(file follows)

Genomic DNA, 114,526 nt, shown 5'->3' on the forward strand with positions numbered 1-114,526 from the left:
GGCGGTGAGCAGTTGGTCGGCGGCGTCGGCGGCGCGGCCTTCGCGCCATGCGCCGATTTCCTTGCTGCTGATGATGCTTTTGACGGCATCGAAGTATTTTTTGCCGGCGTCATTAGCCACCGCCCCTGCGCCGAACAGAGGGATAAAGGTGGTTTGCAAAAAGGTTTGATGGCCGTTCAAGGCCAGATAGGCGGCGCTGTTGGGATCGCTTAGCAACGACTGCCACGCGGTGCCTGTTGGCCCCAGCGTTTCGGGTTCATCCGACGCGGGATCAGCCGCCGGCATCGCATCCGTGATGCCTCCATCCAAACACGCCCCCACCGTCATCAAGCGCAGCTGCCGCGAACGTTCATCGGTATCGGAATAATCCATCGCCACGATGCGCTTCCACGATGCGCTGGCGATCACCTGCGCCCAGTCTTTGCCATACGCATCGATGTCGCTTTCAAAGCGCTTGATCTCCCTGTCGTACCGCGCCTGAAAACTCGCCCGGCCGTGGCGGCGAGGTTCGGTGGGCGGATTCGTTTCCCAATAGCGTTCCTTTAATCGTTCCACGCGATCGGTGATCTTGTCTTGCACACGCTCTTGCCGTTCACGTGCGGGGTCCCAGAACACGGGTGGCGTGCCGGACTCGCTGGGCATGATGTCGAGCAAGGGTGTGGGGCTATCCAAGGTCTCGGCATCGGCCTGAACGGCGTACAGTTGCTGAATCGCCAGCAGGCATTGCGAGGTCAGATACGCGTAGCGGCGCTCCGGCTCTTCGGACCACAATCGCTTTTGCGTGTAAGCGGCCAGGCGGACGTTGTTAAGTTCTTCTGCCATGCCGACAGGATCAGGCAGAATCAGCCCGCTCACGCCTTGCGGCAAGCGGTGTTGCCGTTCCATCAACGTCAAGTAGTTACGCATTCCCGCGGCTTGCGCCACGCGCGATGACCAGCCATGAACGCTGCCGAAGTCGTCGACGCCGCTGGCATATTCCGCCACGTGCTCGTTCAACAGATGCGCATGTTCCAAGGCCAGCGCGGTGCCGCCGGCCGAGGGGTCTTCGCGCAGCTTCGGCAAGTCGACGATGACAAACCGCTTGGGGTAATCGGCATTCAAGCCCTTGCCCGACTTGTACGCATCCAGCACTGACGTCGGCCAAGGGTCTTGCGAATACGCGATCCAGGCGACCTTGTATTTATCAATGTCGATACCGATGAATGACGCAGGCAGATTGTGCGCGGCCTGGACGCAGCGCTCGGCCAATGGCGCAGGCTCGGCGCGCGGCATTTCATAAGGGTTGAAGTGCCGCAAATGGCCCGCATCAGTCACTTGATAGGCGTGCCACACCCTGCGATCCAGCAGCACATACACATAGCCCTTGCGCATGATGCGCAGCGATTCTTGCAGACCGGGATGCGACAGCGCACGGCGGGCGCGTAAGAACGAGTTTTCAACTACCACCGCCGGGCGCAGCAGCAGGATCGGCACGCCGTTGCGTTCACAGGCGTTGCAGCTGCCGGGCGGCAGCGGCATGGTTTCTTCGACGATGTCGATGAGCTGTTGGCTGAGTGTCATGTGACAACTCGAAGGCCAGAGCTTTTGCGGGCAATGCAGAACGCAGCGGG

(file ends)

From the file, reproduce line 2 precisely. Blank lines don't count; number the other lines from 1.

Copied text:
GGCGGTGAGCAGTTGGTCGGCGGCGTCGGCGGCGCGGCCTTCGCGCCATGCGCCGATTTCCTTGCTGCTGATGATGCTTTTGACGGCATCGAAGTATTTTTTGCCGGCGTCATTAGCCACCGCCCCTGCGCCGAACAGAGGGATAAAGGTGGTTTGCAAAAAGGTTTGATGGCCGTTCAAGGCCAGATAGGCGGCGCTGTTGGGATCGCTTAGCAACGACTGCCACGCGGTGCCTGTTGGCCCCAGCGTTTCGGGTTCATCCGACGCGGGATCAGCCGCCGGCATCGCATCCGTGATGCCTCCATCCAAACACGCCCCCACCGTCATCAAGCGCAGCTGCCGCGAACGTTCATCGGTATCGGAATAATCCATCGCCACGATGCGCTTCCACGATGCGCTGGCGATCACCTGCGCCCAGTCTTTGCCATACGCATCGATGTCGCTTTCAAAGCGCTTGATCTCCCTGTCGTACCGCGCCTGAAAACTCGCCCGGCCGTGGCGGCGAGGTTCGGTGGGCGGATTCGTTTCCCAATAGCGTTCCTTTAATCGTTCCACGCGATCGGTGATCTTGTCTTGCACACGCTCTTGCCGTTCACGTGCGGGGTCCCAGAACACGGGTGGCGTGCCGGACTCGCTGGGCATGATGTCGAGCAAGGGTGTGGGGCTATCCAAGGTCTCGGCATCGGCCTGAACGGCGTACAGTTGCTGAATCGCCAGCAGGCATTGCGAGGTCAGATACGCGTAGCGGCGCTCCGGCTCTTCGGACCACAATCGCTTTTGCGTGTAAGCGGCCAGGCGGACGTTGTTAAGTTCTTCTGCCATGCCGACAGGATCAGGCAGAATCAGCCCGCTCACGCCTTGCGGCAAGCGGTGTTGCCGTTCCATCAACGTCAAGTAGTTACGCATTCCCGCGGCTTGCGCCACGCGCGATGACCAGCCATGAACGCTGCCGAAGTCGTCGACGCCGCTGGCATATTCCGCCACGTGCTCGTTCAACAGATGCGCATGTTCCAAGGCCAGCGCGGTGCCGCCGGCCGAGGGGTCTTCGCGCAGCTTCGGCAAGTCGACGATGACAAACCGCTTGGGGTAATCGGCATTCAAGCCCTTGCCCGACTTGTACGCATCCAGCACTGACGTCGGCCAAGGGTCTTGCGAATACGCGATCCAGGCGACCTTGTATTTATCAATGTCGATACCGATGAATGACGCAGGCAGATTGTGCGCGGCCTGGACGCAGCGCTCGGCCAATGGCGCAGGCTCGGCGCGCGGCATTTCATAAGGGTTGAAGTGCCGCAAATGGCCCGCATCAGTCACTTGATAGGCGTGCCACACCCTGCGATCCAGCAGCACATACACATAGCCCTTGCGCATGATGCGCAGCGATTCTTGCAGACCGGGATGCGACAGCGCACGGCGGGCGCGTAAGAACGAGTTTTCAACTACCACCGCCGGGCGCAGCAGCAGGATCGGCACGCCGTTGCGTTCACAGGCGTTGCAGCTGCCGGGCGGCAGCGGCATGGTTTCTTCGACGATGTCGATGAGCTGTTGGCTGAGTGTCATGTGACAACTCGAAGGCCAGAGCTTTTGCGGGCAATGCAGAACGCAGCGGG